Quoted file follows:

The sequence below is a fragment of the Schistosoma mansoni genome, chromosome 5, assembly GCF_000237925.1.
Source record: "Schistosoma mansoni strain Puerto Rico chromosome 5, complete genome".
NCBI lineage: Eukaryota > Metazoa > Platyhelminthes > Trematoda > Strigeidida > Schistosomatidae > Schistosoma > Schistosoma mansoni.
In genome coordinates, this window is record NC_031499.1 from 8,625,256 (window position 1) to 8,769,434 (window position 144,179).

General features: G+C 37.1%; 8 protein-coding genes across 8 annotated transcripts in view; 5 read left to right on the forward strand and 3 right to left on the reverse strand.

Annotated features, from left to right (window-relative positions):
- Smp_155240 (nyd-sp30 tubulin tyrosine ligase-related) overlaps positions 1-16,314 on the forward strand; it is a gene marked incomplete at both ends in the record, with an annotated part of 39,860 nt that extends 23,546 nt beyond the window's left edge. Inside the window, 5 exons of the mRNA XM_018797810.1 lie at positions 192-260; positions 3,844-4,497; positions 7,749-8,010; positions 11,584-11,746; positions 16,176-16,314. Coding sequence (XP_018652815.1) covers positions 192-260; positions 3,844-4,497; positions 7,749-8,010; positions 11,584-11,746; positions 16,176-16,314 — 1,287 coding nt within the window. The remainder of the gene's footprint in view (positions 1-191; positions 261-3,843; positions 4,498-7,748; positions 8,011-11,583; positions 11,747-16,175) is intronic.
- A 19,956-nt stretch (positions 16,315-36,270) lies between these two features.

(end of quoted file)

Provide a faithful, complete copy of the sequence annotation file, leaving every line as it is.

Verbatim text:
The sequence below is a fragment of the Schistosoma mansoni genome, chromosome 5, assembly GCF_000237925.1.
Source record: "Schistosoma mansoni strain Puerto Rico chromosome 5, complete genome".
NCBI lineage: Eukaryota > Metazoa > Platyhelminthes > Trematoda > Strigeidida > Schistosomatidae > Schistosoma > Schistosoma mansoni.
In genome coordinates, this window is record NC_031499.1 from 8,625,256 (window position 1) to 8,769,434 (window position 144,179).

General features: G+C 37.1%; 8 protein-coding genes across 8 annotated transcripts in view; 5 read left to right on the forward strand and 3 right to left on the reverse strand.

Annotated features, from left to right (window-relative positions):
- Smp_155240 (nyd-sp30 tubulin tyrosine ligase-related) overlaps positions 1-16,314 on the forward strand; it is a gene marked incomplete at both ends in the record, with an annotated part of 39,860 nt that extends 23,546 nt beyond the window's left edge. Inside the window, 5 exons of the mRNA XM_018797810.1 lie at positions 192-260; positions 3,844-4,497; positions 7,749-8,010; positions 11,584-11,746; positions 16,176-16,314. Coding sequence (XP_018652815.1) covers positions 192-260; positions 3,844-4,497; positions 7,749-8,010; positions 11,584-11,746; positions 16,176-16,314 — 1,287 coding nt within the window. The remainder of the gene's footprint in view (positions 1-191; positions 261-3,843; positions 4,498-7,748; positions 8,011-11,583; positions 11,747-16,175) is intronic.
- A 19,956-nt stretch (positions 16,315-36,270) lies between these two features.